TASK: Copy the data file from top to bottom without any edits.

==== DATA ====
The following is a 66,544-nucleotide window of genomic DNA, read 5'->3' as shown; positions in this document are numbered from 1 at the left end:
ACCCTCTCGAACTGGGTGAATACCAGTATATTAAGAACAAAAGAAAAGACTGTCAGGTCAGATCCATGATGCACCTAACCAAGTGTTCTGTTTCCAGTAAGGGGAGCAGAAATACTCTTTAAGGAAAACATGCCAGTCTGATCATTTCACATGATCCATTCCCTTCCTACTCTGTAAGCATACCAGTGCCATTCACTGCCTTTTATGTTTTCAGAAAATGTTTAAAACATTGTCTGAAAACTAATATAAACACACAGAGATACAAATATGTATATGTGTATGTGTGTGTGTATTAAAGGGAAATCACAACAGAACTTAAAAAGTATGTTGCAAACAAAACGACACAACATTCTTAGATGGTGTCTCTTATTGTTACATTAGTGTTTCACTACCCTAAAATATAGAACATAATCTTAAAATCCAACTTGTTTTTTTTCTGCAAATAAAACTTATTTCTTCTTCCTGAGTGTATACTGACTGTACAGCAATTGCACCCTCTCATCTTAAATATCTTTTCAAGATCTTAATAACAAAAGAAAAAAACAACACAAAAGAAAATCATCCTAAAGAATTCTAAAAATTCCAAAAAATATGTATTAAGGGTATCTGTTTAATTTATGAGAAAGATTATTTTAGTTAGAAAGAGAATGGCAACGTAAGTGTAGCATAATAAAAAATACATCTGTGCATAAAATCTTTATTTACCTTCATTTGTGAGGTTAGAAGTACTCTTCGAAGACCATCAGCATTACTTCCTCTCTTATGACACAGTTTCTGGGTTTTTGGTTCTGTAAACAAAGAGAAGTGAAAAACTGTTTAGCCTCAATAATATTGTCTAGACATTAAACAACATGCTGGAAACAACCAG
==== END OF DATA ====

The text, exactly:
The following is a 66,544-nucleotide window of genomic DNA, read 5'->3' as shown; positions in this document are numbered from 1 at the left end:
ACCCTCTCGAACTGGGTGAATACCAGTATATTAAGAACAAAAGAAAAGACTGTCAGGTCAGATCCATGATGCACCTAACCAAGTGTTCTGTTTCCAGTAAGGGGAGCAGAAATACTCTTTAAGGAAAACATGCCAGTCTGATCATTTCACATGATCCATTCCCTTCCTACTCTGTAAGCATACCAGTGCCATTCACTGCCTTTTATGTTTTCAGAAAATGTTTAAAACATTGTCTGAAAACTAATATAAACACACAGAGATACAAATATGTATATGTGTATGTGTGTGTGTATTAAAGGGAAATCACAACAGAACTTAAAAAGTATGTTGCAAACAAAACGACACAACATTCTTAGATGGTGTCTCTTATTGTTACATTAGTGTTTCACTACCCTAAAATATAGAACATAATCTTAAAATCCAACTTGTTTTTTTTCTGCAAATAAAACTTATTTCTTCTTCCTGAGTGTATACTGACTGTACAGCAATTGCACCCTCTCATCTTAAATATCTTTTCAAGATCTTAATAACAAAAGAAAAAAACAACACAAAAGAAAATCATCCTAAAGAATTCTAAAAATTCCAAAAAATATGTATTAAGGGTATCTGTTTAATTTATGAGAAAGATTATTTTAGTTAGAAAGAGAATGGCAACGTAAGTGTAGCATAATAAAAAATACATCTGTGCATAAAATCTTTATTTACCTTCATTTGTGAGGTTAGAAGTACTCTTCGAAGACCATCAGCATTACTTCCTCTCTTATGACACAGTTTCTGGGTTTTTGGTTCTGTAAACAAAGAGAAGTGAAAAACTGTTTAGCCTCAATAATATTGTCTAGACATTAAACAACATGCTGGAAACAACCAG